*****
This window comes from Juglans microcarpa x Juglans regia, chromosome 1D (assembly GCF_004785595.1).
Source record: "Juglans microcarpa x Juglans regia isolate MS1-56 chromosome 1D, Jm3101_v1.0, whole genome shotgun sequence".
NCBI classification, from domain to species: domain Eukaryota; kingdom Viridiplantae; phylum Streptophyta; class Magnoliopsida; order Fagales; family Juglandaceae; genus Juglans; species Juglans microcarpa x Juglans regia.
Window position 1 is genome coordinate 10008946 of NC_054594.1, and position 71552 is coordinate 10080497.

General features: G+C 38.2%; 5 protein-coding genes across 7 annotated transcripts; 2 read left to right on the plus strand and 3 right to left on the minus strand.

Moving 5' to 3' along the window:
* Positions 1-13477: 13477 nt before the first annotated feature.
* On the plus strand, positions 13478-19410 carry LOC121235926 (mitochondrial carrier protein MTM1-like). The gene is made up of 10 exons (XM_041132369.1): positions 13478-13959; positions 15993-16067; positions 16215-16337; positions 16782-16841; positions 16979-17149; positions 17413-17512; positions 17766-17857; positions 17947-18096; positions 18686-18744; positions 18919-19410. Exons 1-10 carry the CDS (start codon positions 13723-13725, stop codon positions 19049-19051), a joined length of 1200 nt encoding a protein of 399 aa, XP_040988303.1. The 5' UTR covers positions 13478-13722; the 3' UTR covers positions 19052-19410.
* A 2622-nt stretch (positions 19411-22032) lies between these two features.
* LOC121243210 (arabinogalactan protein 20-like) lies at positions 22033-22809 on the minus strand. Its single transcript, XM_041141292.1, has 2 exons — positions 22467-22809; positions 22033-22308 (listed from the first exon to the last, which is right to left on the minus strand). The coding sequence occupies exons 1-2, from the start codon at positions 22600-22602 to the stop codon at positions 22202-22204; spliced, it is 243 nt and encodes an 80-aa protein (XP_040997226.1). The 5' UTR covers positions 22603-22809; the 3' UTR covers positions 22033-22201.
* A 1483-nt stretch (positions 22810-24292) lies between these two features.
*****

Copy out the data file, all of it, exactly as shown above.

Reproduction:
This window comes from Juglans microcarpa x Juglans regia, chromosome 1D (assembly GCF_004785595.1).
Source record: "Juglans microcarpa x Juglans regia isolate MS1-56 chromosome 1D, Jm3101_v1.0, whole genome shotgun sequence".
NCBI classification, from domain to species: domain Eukaryota; kingdom Viridiplantae; phylum Streptophyta; class Magnoliopsida; order Fagales; family Juglandaceae; genus Juglans; species Juglans microcarpa x Juglans regia.
Window position 1 is genome coordinate 10008946 of NC_054594.1, and position 71552 is coordinate 10080497.

General features: G+C 38.2%; 5 protein-coding genes across 7 annotated transcripts; 2 read left to right on the plus strand and 3 right to left on the minus strand.

Moving 5' to 3' along the window:
* Positions 1-13477: 13477 nt before the first annotated feature.
* On the plus strand, positions 13478-19410 carry LOC121235926 (mitochondrial carrier protein MTM1-like). The gene is made up of 10 exons (XM_041132369.1): positions 13478-13959; positions 15993-16067; positions 16215-16337; positions 16782-16841; positions 16979-17149; positions 17413-17512; positions 17766-17857; positions 17947-18096; positions 18686-18744; positions 18919-19410. Exons 1-10 carry the CDS (start codon positions 13723-13725, stop codon positions 19049-19051), a joined length of 1200 nt encoding a protein of 399 aa, XP_040988303.1. The 5' UTR covers positions 13478-13722; the 3' UTR covers positions 19052-19410.
* A 2622-nt stretch (positions 19411-22032) lies between these two features.
* LOC121243210 (arabinogalactan protein 20-like) lies at positions 22033-22809 on the minus strand. Its single transcript, XM_041141292.1, has 2 exons — positions 22467-22809; positions 22033-22308 (listed from the first exon to the last, which is right to left on the minus strand). The coding sequence occupies exons 1-2, from the start codon at positions 22600-22602 to the stop codon at positions 22202-22204; spliced, it is 243 nt and encodes an 80-aa protein (XP_040997226.1). The 5' UTR covers positions 22603-22809; the 3' UTR covers positions 22033-22201.
* A 1483-nt stretch (positions 22810-24292) lies between these two features.